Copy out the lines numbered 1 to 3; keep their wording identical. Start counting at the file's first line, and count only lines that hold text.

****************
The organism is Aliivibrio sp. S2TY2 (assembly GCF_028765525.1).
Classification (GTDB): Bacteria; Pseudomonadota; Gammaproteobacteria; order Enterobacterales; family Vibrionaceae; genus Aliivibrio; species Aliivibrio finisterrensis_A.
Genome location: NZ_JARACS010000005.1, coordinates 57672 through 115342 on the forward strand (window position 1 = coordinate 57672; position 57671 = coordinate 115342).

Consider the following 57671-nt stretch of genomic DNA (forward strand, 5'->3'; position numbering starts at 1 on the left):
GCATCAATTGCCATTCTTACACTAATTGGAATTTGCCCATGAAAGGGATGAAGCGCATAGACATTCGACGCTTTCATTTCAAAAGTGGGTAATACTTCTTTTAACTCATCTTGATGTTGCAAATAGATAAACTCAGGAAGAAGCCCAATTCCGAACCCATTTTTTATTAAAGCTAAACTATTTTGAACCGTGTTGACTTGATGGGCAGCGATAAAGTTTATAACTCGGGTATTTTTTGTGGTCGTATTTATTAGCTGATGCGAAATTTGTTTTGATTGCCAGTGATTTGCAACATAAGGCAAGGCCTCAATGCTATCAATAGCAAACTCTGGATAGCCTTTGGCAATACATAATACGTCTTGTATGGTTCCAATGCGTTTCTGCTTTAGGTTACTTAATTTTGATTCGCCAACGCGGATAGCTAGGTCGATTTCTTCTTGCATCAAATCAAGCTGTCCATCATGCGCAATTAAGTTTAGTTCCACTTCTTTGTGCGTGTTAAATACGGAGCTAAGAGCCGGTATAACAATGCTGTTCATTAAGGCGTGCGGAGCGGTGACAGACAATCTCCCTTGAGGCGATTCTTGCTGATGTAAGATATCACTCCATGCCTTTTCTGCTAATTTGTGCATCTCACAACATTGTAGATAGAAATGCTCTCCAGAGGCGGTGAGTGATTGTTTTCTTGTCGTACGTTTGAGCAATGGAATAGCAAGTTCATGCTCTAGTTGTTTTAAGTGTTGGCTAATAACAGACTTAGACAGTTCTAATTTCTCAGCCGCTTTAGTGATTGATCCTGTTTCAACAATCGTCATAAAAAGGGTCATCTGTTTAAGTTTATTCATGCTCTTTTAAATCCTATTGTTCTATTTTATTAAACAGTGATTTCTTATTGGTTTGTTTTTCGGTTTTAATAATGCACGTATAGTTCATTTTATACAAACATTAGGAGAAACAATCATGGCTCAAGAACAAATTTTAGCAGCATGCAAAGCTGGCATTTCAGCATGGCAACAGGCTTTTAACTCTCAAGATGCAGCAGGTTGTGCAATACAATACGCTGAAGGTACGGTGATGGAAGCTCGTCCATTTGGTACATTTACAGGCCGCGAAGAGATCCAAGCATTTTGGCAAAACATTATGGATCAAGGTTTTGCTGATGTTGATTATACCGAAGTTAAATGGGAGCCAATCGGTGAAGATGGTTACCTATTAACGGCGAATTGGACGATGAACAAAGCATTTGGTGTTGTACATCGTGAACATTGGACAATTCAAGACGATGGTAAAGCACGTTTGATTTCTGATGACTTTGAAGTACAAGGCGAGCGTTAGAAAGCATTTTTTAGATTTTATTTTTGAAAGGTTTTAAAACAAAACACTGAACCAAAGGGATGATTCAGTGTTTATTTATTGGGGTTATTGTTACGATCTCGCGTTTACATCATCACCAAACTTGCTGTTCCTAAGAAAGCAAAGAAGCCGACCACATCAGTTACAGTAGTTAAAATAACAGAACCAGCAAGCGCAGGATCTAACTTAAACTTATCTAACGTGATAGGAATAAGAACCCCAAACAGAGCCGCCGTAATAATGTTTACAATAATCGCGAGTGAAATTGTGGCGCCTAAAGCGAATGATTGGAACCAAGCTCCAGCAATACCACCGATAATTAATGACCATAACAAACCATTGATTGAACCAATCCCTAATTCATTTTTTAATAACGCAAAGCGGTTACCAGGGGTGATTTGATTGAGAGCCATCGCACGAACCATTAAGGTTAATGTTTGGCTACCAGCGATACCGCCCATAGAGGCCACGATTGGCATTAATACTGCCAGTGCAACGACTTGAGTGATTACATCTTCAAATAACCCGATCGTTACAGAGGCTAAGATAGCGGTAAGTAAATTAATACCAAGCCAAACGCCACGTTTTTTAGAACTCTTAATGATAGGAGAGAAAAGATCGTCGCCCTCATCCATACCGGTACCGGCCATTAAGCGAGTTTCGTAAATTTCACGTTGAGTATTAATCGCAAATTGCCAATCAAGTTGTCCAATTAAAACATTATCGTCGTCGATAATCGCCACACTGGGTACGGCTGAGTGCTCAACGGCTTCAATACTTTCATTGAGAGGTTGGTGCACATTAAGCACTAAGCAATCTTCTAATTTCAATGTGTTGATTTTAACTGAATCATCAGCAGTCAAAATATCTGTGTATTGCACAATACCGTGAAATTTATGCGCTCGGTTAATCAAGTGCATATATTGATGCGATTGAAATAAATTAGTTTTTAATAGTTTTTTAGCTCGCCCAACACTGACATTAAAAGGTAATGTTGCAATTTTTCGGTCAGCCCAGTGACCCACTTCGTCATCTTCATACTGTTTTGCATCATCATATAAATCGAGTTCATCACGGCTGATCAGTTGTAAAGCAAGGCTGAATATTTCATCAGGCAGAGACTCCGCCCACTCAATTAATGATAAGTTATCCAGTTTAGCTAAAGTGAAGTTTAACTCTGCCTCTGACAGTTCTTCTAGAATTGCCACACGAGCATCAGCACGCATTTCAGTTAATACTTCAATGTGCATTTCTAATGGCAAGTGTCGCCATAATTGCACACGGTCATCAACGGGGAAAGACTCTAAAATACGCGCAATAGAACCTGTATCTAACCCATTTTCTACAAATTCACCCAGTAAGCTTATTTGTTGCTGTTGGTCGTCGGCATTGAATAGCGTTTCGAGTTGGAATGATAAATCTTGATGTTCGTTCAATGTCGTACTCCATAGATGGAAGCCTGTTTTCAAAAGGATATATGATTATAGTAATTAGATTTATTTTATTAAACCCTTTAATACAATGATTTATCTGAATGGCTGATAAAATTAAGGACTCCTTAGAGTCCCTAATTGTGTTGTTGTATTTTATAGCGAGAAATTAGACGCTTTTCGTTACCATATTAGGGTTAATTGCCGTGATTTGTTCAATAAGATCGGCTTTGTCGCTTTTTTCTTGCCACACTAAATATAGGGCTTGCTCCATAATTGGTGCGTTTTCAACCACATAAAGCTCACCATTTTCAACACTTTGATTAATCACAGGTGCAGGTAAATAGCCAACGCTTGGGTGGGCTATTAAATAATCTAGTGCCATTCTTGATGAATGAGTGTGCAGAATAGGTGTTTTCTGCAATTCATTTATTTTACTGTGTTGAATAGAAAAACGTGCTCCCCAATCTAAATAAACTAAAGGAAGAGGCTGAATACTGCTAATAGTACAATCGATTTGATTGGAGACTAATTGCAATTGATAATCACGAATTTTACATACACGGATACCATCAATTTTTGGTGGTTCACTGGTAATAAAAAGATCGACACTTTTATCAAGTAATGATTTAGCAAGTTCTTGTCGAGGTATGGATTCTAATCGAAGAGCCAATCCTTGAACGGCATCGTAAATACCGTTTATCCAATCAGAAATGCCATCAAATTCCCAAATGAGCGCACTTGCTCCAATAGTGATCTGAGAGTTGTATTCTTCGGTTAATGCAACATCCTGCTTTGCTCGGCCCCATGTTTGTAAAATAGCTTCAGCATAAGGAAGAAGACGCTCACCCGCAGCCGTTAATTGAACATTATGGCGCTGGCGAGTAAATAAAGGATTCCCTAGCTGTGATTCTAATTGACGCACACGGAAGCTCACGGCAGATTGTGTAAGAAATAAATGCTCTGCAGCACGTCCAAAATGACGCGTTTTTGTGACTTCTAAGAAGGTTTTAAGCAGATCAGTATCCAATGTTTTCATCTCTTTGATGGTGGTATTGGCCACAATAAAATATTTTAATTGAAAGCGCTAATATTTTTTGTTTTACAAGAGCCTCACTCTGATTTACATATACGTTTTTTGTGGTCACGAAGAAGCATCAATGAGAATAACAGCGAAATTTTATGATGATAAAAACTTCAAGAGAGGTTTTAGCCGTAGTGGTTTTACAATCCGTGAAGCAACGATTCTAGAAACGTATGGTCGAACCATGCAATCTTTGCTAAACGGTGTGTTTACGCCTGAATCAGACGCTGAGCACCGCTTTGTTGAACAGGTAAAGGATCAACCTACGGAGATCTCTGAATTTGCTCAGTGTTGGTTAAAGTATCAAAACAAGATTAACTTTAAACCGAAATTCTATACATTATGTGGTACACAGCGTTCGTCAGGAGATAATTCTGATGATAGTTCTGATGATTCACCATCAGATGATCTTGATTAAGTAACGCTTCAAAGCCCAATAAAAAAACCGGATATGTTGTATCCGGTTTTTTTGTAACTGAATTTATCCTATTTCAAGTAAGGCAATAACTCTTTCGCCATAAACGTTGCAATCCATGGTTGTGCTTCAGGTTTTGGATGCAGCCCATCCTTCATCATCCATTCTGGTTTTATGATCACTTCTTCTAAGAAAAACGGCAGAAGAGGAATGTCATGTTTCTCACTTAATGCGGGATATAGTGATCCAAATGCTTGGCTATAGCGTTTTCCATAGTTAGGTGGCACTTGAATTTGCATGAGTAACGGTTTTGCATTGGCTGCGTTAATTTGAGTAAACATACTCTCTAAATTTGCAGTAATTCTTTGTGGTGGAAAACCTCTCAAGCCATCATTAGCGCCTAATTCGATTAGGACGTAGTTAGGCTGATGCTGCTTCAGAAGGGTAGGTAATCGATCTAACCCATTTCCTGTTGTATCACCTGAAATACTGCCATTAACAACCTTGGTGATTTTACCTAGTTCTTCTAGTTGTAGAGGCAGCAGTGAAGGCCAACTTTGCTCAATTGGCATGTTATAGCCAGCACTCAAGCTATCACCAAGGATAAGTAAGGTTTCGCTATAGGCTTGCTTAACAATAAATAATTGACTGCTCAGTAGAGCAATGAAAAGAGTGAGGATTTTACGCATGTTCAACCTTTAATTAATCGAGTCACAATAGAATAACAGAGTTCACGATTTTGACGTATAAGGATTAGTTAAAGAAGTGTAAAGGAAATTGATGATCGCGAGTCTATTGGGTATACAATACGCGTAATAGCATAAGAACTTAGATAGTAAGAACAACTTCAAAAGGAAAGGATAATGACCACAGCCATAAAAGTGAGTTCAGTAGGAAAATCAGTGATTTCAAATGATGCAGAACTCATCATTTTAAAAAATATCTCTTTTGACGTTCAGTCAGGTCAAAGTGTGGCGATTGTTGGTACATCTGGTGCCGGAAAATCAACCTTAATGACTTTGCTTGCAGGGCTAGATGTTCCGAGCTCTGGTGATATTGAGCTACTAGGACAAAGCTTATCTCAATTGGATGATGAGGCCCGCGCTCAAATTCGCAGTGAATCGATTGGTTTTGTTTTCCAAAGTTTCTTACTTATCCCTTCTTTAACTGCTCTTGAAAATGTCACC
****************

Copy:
The organism is Aliivibrio sp. S2TY2 (assembly GCF_028765525.1).
Classification (GTDB): Bacteria; Pseudomonadota; Gammaproteobacteria; order Enterobacterales; family Vibrionaceae; genus Aliivibrio; species Aliivibrio finisterrensis_A.
Genome location: NZ_JARACS010000005.1, coordinates 57672 through 115342 on the forward strand (window position 1 = coordinate 57672; position 57671 = coordinate 115342).